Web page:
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David Shlaes

Contributor Biopharma Insights

Dr. Shlaes, author of Antibiotics, The Perfect Storm (Springer) and The Drug Makers (Lulu), has had a thirty year career in anti-infectives spanning academia and industry with a long-standing scientific interest in antimicrobial resistance. He trained in infectious diseases at Case Western Reserve University in Cleveland. He then joined the faculty and ultimately became a Professor of Medicine there. Dr. Shlaes left academia to become Vice President for Infectious Diseases at Wyeth Pharmaceuticals in 1996. There he was an important leader in the development of tigecycline. In 1998, he was the cover feature in the April issue of Business Week dedicated to antibiotics research. He also was a member of the Forum for Emerging Infections of the National Academy of Sciences for seven years. In 2002, Dr. Shlaes became Executive Vice President, Research and Development for Idenix, Pharmaceuticals, a company located in Cambridge, MA focused on the discovery and development of antivirals. In 2005, he established a consulting company. During his consulting years he contributed in significant ways to the development of avibactam, eravacycline and lefamulin. During his working career, he lived in Paris, France for several years. Dr. Shlaes has since retired from Anti-infectives Consulting. He remains an Editor for Antimicrobial Agents and Chemotherapy, writes a blog – Antibiotics the Perfect Storm – and he continues to be active in antibiotic policy areas.

   

Antibiotics Biopharma Policies, Regulations Pharmaceutical industry trends Thought-provoking

Posts by this author

Will 2019 Bring Positive Signals for the Declining Antibiotics R&D Market?

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Will 2019 Bring Positive Signals for the Declining Antibiotics R&D Market?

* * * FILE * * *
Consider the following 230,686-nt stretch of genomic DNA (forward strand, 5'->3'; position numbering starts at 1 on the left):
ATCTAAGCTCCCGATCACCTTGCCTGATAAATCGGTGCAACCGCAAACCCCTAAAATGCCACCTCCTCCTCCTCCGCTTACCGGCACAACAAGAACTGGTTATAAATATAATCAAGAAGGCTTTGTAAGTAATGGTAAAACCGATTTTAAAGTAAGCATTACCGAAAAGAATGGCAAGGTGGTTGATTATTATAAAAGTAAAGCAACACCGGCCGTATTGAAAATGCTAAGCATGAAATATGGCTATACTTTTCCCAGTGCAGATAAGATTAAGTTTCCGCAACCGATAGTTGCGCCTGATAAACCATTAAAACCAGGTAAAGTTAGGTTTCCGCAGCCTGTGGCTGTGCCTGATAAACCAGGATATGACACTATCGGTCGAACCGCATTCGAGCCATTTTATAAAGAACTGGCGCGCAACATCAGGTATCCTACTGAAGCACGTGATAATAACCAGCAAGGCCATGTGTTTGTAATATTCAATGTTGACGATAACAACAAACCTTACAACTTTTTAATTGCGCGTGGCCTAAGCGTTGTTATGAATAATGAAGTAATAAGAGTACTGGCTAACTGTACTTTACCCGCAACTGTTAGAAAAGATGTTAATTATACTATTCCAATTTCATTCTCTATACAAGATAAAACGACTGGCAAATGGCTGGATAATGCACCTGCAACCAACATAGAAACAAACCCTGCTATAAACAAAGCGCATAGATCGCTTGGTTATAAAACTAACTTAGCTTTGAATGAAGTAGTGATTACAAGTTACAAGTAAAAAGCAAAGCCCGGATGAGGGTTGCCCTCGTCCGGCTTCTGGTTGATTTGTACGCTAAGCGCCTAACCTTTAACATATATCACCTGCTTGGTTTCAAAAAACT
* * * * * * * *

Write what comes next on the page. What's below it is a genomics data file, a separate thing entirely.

Antibiotic R&D has had a particularly bad year starting with The Medicines Company who abandoned their antibiotic R&D efforts and sold their antibiotic assets to Melinta late last year right after getting approval for vabomere. This year both Sanofi and Novartis abandoned their antibiotic R&D efforts and divested their clinical and preclinical assets. Allergan, holder of the North American rights to ceftaroline, dalbavancin and ceftazidime-avibactam, also announced that they would divest their antibiotic assets. I have not heard that they were successful. Achaogen has now undergone two efforts at “restructuring” involving virtually eliminating all R&D and has essentially put up the “for sale” sign just after achieving approval for plazomicin. Finally, Melinta abandoned their antibiotic R&D efforts in the face of miserable sales of their recently launched antibiotics including delafloxacin and vabomere.

Antibiotic Research and Development - Public vs. Private Funding

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Antibiotic Research and Development - Public vs. Private Funding

Over the past decade, pull incentives as a solution to the broken antibiotic market have been proposed to entice companies into antibiotic research and development.  These incentives would essentially provide a market, and therefore a return on investment for pharmaceutical companies. Almost all of today’s inadequate antibiotic pipeline is provided by biotech and small pharma.  All are threatened with loss of investor interest because of the failed marketplace and many are experiencing difficulty in raising funds either from public or private markets.  One alternative to providing money to the “evil” pharmaceutical industry via a substantial pull incentive is to create publicly funded non-profit organizations or public-private ventures that would essentially replace the industry in antibiotic research, development and commercialization. Two proponents of this approach are Lord Jim O’Neill (of the O’Neill Commission or Antimicrobial Resistance Review fame) and Ramanan Laxminarayan of the Center for Disease Dynamics, Economics and Policy and of GARDP. Both, clearly, are key thought leaders in the area.